BOSTON — The Legislature delivered a $101 million proposal to Gov. Charlie Baker on Thursday that invests in COVID-19 rapid testing, high-quality masks, and vaccination equity for public schools, congregate care facilities, health care workers and homeless shelters.
The bill also includes extensions to COVID-19-era emergency rules allowing remote notary services, public meetings, and reverse-mortgage counseling. And it schedules the statewide primary election on Tuesday, Sept. 6.
The legislation grew by $46 million since it first emerged in the Legislature with additional dollars now targeted towards replenishing the COVID-19 Paid Sick Leave Program and to support education campaigns about an unemployment overpayment waiver process.
“With this agreement, we support our ongoing pandemic response efforts by including $75 million for masks, rapid tests and vaccine equity efforts that support children, educators, front-line health care workers, small businesses, our most vulnerable populations and communities disproportionately impacted by this pandemic,” Ways and Means Co-Chairs Sen. Michael Rodrigues and Rep. Aaron Michlewitz announced at 10:46 a.m.
With just a few members on hand at Thursday’s 11 a.m. sessions, the House and Senate quickly signed off on the bill and shuttled it to Baker by mid-afternoon.
The governor’s office had nothing to say about the bill other than that Baker would review it. Baker now has 10 days to sign the bill, offer a veto, or return the bill to the Legislature with an amendment.
The bill before Baker earmarks $50 million to establish and expand COVID-19 testing at community health centers, regional vaccination clinics, urgent care centers, and other nonprofit organizations. Locations receiving money to add more testing must provide walk-up appointments, according to the bill text.
“The bill before us today is a supplemental budget that provides for critical time sensitive supports against the pandemic, alongside a number of crucial pandemic related policy extensions,” Rodrigues said Thursday from the Senate floor. “Basically, in a nutshell, what this amendment before us does, it takes all the great work suggested by our friends in the House, it takes all the great work that we added, suggested by all of our members here in the Senate, and combines both of them.”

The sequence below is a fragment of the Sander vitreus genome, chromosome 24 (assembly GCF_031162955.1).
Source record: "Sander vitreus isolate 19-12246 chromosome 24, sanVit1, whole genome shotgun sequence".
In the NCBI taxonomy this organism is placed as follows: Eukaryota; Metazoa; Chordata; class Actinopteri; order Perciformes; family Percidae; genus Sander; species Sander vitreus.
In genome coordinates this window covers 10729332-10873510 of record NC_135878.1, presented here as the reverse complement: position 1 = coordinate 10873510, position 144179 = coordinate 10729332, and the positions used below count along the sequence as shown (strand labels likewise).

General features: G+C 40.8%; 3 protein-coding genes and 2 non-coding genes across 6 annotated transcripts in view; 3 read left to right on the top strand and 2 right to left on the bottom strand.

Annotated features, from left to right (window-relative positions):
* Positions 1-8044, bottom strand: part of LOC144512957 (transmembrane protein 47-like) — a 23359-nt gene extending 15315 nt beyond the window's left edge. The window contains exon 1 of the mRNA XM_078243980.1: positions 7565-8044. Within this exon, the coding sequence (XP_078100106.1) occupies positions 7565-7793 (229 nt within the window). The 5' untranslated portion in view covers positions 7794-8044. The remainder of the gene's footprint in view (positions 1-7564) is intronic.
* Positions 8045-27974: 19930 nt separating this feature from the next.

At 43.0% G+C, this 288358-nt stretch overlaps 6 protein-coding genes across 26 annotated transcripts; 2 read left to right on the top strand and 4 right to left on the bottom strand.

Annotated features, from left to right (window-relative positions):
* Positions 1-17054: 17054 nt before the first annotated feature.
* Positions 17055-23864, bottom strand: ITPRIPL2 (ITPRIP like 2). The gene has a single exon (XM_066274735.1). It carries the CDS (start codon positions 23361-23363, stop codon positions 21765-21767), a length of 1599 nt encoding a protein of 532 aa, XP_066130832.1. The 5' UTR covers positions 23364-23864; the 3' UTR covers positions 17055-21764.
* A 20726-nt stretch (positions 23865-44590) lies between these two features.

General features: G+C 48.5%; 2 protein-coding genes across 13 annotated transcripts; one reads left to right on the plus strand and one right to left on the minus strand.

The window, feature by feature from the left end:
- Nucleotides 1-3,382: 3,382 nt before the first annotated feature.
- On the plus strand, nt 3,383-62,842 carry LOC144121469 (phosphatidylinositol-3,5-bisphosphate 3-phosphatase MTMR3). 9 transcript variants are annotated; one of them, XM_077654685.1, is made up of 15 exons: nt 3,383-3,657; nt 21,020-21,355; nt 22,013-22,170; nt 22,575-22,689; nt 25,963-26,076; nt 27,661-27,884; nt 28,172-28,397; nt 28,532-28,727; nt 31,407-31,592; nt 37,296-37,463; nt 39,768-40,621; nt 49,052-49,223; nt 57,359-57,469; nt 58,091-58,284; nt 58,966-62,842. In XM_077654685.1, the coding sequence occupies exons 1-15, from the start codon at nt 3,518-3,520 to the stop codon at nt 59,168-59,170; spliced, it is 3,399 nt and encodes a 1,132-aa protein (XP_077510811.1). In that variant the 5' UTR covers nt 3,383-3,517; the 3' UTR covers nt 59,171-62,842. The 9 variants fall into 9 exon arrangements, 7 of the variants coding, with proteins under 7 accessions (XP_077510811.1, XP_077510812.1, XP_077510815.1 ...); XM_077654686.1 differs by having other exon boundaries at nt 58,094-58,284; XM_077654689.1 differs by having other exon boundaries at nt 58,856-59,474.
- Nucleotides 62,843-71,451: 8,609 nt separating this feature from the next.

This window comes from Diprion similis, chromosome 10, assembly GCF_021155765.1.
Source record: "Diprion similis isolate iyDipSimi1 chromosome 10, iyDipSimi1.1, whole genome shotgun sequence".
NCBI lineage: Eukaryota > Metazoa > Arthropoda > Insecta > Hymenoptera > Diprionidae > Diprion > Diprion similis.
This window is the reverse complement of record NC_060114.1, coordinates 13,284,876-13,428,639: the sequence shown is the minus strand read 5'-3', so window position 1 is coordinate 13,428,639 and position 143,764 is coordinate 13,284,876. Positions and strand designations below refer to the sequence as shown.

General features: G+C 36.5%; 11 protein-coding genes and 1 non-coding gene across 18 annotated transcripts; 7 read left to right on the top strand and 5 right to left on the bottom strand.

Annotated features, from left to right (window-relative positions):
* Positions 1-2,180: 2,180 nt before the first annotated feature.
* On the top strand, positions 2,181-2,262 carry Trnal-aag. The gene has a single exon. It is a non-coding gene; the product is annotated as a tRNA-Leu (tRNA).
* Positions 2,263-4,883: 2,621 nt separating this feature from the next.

Elementary and secondary public schools, charter schools, educational collaboratives, early education and care programs, congregate care facilities, early intervention programs, and homeless shelters will also have money to purchase COVID-19 rapid antigen tests.
Another $5 million is set aside to increase youth vaccination rates and an additional $5 million is reserved to support expanded infrastructure and staff capacity at community health centers to deliver COVID-19 vaccines in communities with low vaccination rates.
The final bill includes $1 million for the Department of Unemployment Assistance to “maximize the reach of the public information campaign” related to unemployment insurance benefits overpayments.
The bill boosts by $25 million the COVID-19 Massachusetts Emergency Paid Sick Leave Program, which was created under a May 2021 law that called for $75 million in spending for a program offering workers up to one week of paid leave, capped at $850.
“We in the Senate established this [paid sick leave] program back in the summer, thinking that this pandemic would be behind us by now, not knowing that we’d have a new variant called omicron,” Rodrigues said. “We believe that this additional $25 million should help us weather this surge with the omicron variant and continue to provide necessary supports for those that have to take time out of work.”
Senate Minority Bruce Tarr raised concerns about plans to send the bill to Baker on the same day the new text was released. As the Senate was considering the legislation Thursday, Tarr called for a 30-minute recess to hold a meeting for members of the Republican Caucus to review the just-announced bill.
“I am concerned with the transparency and the ability for not only the members, but the public, to be able to read the contents of this measure,” Tarr said. “The spending amount of which has increased significantly, without specific precision as to math, it’s increased by ... approximately 30 percent.”
The bill also requires the secretary of health and human services to implement a “detailed, comprehensive” plan to eliminate vaccination rate disparities within 120 days of the effective date of the bill.
Under the bill, health/care professionals and facilities are immune from lawsuits and civil liability for any alleged damages that were sustained while providing services during the COVID-19 outbreak. During the Senate debate last week, Sen. Julian Cyr offered a successful amendment that extended those protections to skilled nursing facilities.
The immunity does not apply if the damages were caused “by an act or omission constituting gross negligence, recklessness, or conduct with an intent to harm or to dscriminate based on race, ethinicity, national origin, religion, diability, sexual orientation, or gender indentity,” the bill text says.